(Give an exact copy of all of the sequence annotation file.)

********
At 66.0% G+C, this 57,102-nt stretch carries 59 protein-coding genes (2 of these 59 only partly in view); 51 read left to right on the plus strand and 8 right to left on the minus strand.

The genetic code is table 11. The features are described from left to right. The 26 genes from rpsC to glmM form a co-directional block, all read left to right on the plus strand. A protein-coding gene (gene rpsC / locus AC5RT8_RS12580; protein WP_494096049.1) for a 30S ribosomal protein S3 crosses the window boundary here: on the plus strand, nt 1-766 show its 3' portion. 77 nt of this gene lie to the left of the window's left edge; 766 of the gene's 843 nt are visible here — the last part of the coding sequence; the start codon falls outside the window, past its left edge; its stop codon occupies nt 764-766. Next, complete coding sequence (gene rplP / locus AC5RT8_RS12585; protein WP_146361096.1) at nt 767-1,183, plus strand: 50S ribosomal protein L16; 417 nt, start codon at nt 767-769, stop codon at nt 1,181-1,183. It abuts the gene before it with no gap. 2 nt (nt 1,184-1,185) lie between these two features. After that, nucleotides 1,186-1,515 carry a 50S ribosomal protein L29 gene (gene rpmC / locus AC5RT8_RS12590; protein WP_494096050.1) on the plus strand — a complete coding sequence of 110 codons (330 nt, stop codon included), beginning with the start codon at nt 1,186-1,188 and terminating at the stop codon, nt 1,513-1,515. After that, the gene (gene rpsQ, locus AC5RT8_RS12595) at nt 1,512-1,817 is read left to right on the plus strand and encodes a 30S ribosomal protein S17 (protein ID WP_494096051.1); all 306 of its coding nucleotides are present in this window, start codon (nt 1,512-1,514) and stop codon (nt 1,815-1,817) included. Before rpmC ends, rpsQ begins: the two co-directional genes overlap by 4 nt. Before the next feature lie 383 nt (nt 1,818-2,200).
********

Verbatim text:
At 66.0% G+C, this 57,102-nt stretch carries 59 protein-coding genes (2 of these 59 only partly in view); 51 read left to right on the plus strand and 8 right to left on the minus strand.

The genetic code is table 11. The features are described from left to right. The 26 genes from rpsC to glmM form a co-directional block, all read left to right on the plus strand. A protein-coding gene (gene rpsC / locus AC5RT8_RS12580; protein WP_494096049.1) for a 30S ribosomal protein S3 crosses the window boundary here: on the plus strand, nt 1-766 show its 3' portion. 77 nt of this gene lie to the left of the window's left edge; 766 of the gene's 843 nt are visible here — the last part of the coding sequence; the start codon falls outside the window, past its left edge; its stop codon occupies nt 764-766. Next, complete coding sequence (gene rplP / locus AC5RT8_RS12585; protein WP_146361096.1) at nt 767-1,183, plus strand: 50S ribosomal protein L16; 417 nt, start codon at nt 767-769, stop codon at nt 1,181-1,183. It abuts the gene before it with no gap. 2 nt (nt 1,184-1,185) lie between these two features. After that, nucleotides 1,186-1,515 carry a 50S ribosomal protein L29 gene (gene rpmC / locus AC5RT8_RS12590; protein WP_494096050.1) on the plus strand — a complete coding sequence of 110 codons (330 nt, stop codon included), beginning with the start codon at nt 1,186-1,188 and terminating at the stop codon, nt 1,513-1,515. After that, the gene (gene rpsQ, locus AC5RT8_RS12595) at nt 1,512-1,817 is read left to right on the plus strand and encodes a 30S ribosomal protein S17 (protein ID WP_494096051.1); all 306 of its coding nucleotides are present in this window, start codon (nt 1,512-1,514) and stop codon (nt 1,815-1,817) included. Before rpmC ends, rpsQ begins: the two co-directional genes overlap by 4 nt. Before the next feature lie 383 nt (nt 1,818-2,200).